Now really at the age of five one homework paper is not going to ruin his career later in life. But if he does not learn to be accountable for his responsibilities that could follow him for a very long time in life. It is hard as a parent to see your child not get what they want. But the actual consequence in this situation is less dramatic than years from now when trouble or mistakes are made and mom or dad is not there to fix them. Accountability in small things when they are young help them to grow into responsible men and women, accountable for themselves.

How children learn responsibility

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In a quote from Abigail Van Buren about responsibility she encouraged parents to put some responsibility on the shoulders of children. In today’s world, there are two somewhat opposing opinions about responsibility and children. One camp promotes the idea that children should be allowed to be children and the other camp suggests that they need to have responsibilities if they are going to stand on their own two feet as adults.

Unfortunately we often see big swings in the thoughts about parenting that shift from one extreme to the other. As with most thoughts, ideas, and practices, balance is critical so that neither extreme is placed on the child. I would agree that it is important to allow children to be children. They need time to play and learn about themselves.We see youngsters playing sports earlier and earlier while studies have shown that waiting and allowing fine motor skills to catch up to gross motor skills is the way to play at a higher level later in life.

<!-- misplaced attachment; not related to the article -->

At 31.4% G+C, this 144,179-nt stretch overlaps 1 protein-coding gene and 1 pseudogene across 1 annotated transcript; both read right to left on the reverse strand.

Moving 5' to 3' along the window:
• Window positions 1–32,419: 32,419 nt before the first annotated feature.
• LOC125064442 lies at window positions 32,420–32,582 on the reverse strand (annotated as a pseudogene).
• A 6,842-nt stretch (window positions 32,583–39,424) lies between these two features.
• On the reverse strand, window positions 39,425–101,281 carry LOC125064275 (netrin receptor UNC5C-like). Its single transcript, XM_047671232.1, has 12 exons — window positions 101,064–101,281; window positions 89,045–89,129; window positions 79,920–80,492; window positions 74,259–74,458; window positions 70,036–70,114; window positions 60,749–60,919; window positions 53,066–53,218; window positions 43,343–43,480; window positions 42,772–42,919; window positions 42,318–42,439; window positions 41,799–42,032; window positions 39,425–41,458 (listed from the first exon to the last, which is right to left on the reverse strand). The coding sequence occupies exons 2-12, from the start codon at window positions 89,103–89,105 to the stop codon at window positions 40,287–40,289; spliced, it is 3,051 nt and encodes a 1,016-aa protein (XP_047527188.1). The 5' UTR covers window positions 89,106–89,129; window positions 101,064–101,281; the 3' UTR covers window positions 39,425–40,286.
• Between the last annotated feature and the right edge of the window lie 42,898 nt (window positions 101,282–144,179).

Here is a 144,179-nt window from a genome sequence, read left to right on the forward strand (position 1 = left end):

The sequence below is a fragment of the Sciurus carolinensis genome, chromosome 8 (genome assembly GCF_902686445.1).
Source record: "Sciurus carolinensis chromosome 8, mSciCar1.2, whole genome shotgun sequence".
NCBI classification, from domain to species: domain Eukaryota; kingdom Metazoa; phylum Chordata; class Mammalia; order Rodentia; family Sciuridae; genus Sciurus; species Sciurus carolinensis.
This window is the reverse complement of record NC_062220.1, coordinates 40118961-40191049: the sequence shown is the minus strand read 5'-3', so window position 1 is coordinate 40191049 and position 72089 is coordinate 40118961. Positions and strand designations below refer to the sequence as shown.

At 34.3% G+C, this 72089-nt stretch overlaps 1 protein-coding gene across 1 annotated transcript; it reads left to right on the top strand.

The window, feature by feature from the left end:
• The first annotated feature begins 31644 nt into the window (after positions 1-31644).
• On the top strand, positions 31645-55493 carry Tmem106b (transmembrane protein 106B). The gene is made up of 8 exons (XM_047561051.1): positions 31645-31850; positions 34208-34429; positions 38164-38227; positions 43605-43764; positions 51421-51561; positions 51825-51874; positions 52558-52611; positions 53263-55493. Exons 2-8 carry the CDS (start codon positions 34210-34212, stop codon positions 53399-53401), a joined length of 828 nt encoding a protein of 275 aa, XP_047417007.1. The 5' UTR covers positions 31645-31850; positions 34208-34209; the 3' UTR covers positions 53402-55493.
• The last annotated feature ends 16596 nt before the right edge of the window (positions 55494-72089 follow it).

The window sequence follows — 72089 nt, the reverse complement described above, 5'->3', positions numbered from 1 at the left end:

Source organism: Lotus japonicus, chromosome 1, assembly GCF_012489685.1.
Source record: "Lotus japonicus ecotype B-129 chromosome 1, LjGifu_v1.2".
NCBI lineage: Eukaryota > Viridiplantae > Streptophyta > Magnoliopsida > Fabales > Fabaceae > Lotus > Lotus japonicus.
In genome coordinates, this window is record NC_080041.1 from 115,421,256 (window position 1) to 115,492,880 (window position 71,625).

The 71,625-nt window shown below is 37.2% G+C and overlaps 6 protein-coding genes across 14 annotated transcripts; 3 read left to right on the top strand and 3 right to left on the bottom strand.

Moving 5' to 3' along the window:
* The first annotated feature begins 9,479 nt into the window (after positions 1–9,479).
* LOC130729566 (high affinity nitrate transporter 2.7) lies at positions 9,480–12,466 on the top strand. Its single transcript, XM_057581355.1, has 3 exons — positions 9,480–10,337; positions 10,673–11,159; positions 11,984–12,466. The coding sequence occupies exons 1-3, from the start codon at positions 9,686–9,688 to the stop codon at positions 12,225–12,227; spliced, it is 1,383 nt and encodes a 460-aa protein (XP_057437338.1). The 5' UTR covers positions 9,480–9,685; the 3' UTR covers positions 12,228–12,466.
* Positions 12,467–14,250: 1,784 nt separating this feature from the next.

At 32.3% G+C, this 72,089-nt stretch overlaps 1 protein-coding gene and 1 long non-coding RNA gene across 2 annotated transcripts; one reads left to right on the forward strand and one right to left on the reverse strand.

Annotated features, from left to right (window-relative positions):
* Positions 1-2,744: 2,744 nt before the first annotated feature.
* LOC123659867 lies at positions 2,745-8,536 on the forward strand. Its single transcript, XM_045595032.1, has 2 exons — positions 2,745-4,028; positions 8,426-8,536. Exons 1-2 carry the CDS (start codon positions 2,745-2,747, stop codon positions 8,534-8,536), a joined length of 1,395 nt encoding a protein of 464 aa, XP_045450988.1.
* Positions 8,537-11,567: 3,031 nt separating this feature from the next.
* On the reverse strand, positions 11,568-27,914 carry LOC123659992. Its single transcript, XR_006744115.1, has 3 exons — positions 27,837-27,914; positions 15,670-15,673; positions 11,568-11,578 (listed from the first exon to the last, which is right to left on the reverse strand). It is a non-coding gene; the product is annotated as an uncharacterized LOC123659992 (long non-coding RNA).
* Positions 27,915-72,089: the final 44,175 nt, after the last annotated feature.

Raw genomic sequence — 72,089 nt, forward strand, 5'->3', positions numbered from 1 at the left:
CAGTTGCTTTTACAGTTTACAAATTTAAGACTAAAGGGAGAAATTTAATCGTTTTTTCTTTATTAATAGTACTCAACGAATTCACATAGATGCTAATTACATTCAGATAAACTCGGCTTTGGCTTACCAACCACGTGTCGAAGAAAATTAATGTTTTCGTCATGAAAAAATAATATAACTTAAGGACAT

More troubling is that in the world of childhood from fashion, cosmetics, and risky behaviors like drug and alcohol, sexual activity, trouble with the law has gone from a mid-teen issue to the 8-12-year-olds. Many of these children are seeing themselves as independent and as described by the Manhattan – Institute “isolated from family and neighborhood, shrugged at by parents, dominated by peers”. Even in my speaking with children, they may have very few chores or responsibilities within the family, saying Oh we have a cleaning person or I don’t have to do …. Someone does that for me.

The virtue of responsibility is known by every adult to be a part of everyday life. So how do we help our children to learn to be held accountable and allow them to have a childhood?  It is simply about how old the child is and where they are in their developmental stage. Giving a child a task to be responsible for does not need to be given as an authoritarian taskmaster.

Beginning at an early age showing a child how to do a task and then allowing them to do it to the best of their ability without insisting on perfection is a great start. It may be picking up the toys together, pulling the covers up on the bed. Later as they get older they might learn to match socks, unload the silverware, and soon they are able to sort the laundry and put dishes away. These are all ways for them to contribute to the family and feel needed.

Responsibility though is also about learning to keep their promises and commitments. We can teach them that getting to events or things they are participating in on time is showing responsibility. This they can learn by using language to guide them to that understanding. We may say to them, “When we get to your lessons on time, we are showing responsibility.” Later if you need to get them to move more quickly you may direct them by saying, “I need you to show responsibility and be ready to leave in 10 minutes.